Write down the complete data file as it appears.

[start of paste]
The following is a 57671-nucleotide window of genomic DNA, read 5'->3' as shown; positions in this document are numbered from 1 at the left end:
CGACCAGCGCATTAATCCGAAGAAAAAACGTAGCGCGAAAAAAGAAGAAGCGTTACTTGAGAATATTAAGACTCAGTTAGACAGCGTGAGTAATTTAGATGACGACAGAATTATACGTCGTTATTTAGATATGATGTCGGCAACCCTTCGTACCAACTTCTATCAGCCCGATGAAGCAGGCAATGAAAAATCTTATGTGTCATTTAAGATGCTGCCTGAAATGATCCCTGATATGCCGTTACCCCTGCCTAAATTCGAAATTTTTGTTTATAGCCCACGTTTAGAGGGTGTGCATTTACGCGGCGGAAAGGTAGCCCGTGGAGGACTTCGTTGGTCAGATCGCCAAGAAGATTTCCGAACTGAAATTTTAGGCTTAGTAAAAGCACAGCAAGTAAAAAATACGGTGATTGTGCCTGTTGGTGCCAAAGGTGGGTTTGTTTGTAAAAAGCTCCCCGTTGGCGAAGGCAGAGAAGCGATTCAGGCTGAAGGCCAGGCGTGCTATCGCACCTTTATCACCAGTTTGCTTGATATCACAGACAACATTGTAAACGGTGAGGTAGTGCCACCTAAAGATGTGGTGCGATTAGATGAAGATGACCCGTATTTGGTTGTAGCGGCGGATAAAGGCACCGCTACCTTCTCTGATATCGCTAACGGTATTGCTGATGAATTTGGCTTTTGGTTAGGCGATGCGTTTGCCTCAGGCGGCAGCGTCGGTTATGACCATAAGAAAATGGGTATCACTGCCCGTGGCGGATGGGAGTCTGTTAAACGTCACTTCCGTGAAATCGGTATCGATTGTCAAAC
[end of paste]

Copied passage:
The following is a 57671-nucleotide window of genomic DNA, read 5'->3' as shown; positions in this document are numbered from 1 at the left end:
CGACCAGCGCATTAATCCGAAGAAAAAACGTAGCGCGAAAAAAGAAGAAGCGTTACTTGAGAATATTAAGACTCAGTTAGACAGCGTGAGTAATTTAGATGACGACAGAATTATACGTCGTTATTTAGATATGATGTCGGCAACCCTTCGTACCAACTTCTATCAGCCCGATGAAGCAGGCAATGAAAAATCTTATGTGTCATTTAAGATGCTGCCTGAAATGATCCCTGATATGCCGTTACCCCTGCCTAAATTCGAAATTTTTGTTTATAGCCCACGTTTAGAGGGTGTGCATTTACGCGGCGGAAAGGTAGCCCGTGGAGGACTTCGTTGGTCAGATCGCCAAGAAGATTTCCGAACTGAAATTTTAGGCTTAGTAAAAGCACAGCAAGTAAAAAATACGGTGATTGTGCCTGTTGGTGCCAAAGGTGGGTTTGTTTGTAAAAAGCTCCCCGTTGGCGAAGGCAGAGAAGCGATTCAGGCTGAAGGCCAGGCGTGCTATCGCACCTTTATCACCAGTTTGCTTGATATCACAGACAACATTGTAAACGGTGAGGTAGTGCCACCTAAAGATGTGGTGCGATTAGATGAAGATGACCCGTATTTGGTTGTAGCGGCGGATAAAGGCACCGCTACCTTCTCTGATATCGCTAACGGTATTGCTGATGAATTTGGCTTTTGGTTAGGCGATGCGTTTGCCTCAGGCGGCAGCGTCGGTTATGACCATAAGAAAATGGGTATCACTGCCCGTGGCGGATGGGAGTCTGTTAAACGTCACTTCCGTGAAATCGGTATCGATTGTCAAAC